Lately we’ve seen a number of instances in which men are portrayed as babies. We saw it in a Jack in the Box commercial featuring men being pushed around in a stroller, in the recent advertising for the movie Life as We Know It, and now Australian Ikea has opened Manland, a “day care” for men, a place where women can drop off their husbands while they shop. Thanks to Andri, a brand new student of mine, and readers YetAnotherGirl, Laura E., and LM for sending it in.
The idea that men are like babies is pretty damn obnoxious and should be offensive on the face of it (see especially the Jack in the Box commercial). But this is more insidiously problematic even than that. It tells women that they can’t expect men to be grown ups. And if men can’t be grown ups, they we certainly can’t expect them to do their share of the dishes or the hard work of raising families or, for that matter, be a true and equal emotional partner.
We see a similar pattern of insulting men in a way that undermines women in the new “mediocre man” genre. As I’ve written elsewhere, the mediocre man (think Judd Apatow movies and Hard Lemonade commercials):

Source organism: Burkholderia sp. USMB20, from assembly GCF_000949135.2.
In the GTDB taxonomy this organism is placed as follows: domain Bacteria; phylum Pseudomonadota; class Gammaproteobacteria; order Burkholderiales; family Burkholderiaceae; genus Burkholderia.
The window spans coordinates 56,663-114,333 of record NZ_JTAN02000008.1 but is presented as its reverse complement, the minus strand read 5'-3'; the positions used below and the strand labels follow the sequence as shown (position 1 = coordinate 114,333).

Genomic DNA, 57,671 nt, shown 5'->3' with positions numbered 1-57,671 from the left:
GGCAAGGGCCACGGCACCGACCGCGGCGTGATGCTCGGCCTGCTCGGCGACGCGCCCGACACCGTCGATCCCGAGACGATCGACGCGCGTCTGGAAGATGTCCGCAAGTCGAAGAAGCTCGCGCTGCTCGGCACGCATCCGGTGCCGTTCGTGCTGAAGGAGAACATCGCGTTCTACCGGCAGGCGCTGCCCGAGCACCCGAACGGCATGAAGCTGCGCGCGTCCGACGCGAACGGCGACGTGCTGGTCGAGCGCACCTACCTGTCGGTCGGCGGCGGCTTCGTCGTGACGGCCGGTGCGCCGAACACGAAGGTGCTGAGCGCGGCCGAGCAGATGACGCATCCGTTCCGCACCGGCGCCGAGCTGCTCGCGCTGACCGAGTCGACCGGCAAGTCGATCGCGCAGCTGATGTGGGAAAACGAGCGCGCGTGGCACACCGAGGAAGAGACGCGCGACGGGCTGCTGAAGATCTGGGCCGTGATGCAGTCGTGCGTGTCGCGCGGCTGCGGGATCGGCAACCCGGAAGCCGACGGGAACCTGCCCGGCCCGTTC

…is a self-deprecating character who undermines idealized masculinity by being likeable despite being decidedly non-ideal… The viewers are meant to identify with the mediocre men, who revel in each others’ company, happy to be dudes free from the clutches of the women in their lives, even if they aren’t sleeping with supermodels. The mediocre man may be kind of a loser, indeed, but he can thank God he’s a man.
In both the man-as-child and the mediocre man tropes, then, the portrayals manage to simultaneously mock guys and support patriarchy. Pretty amazing.Lisa Wade, PhD is a Visiting Scholar at Tulane University. She is the author of American Hookup, a book about college sexual culture; a textbook about gender; and a forthcoming Introduction to Sociology text. You can follow her on Twitter, Facebook, and Instagram.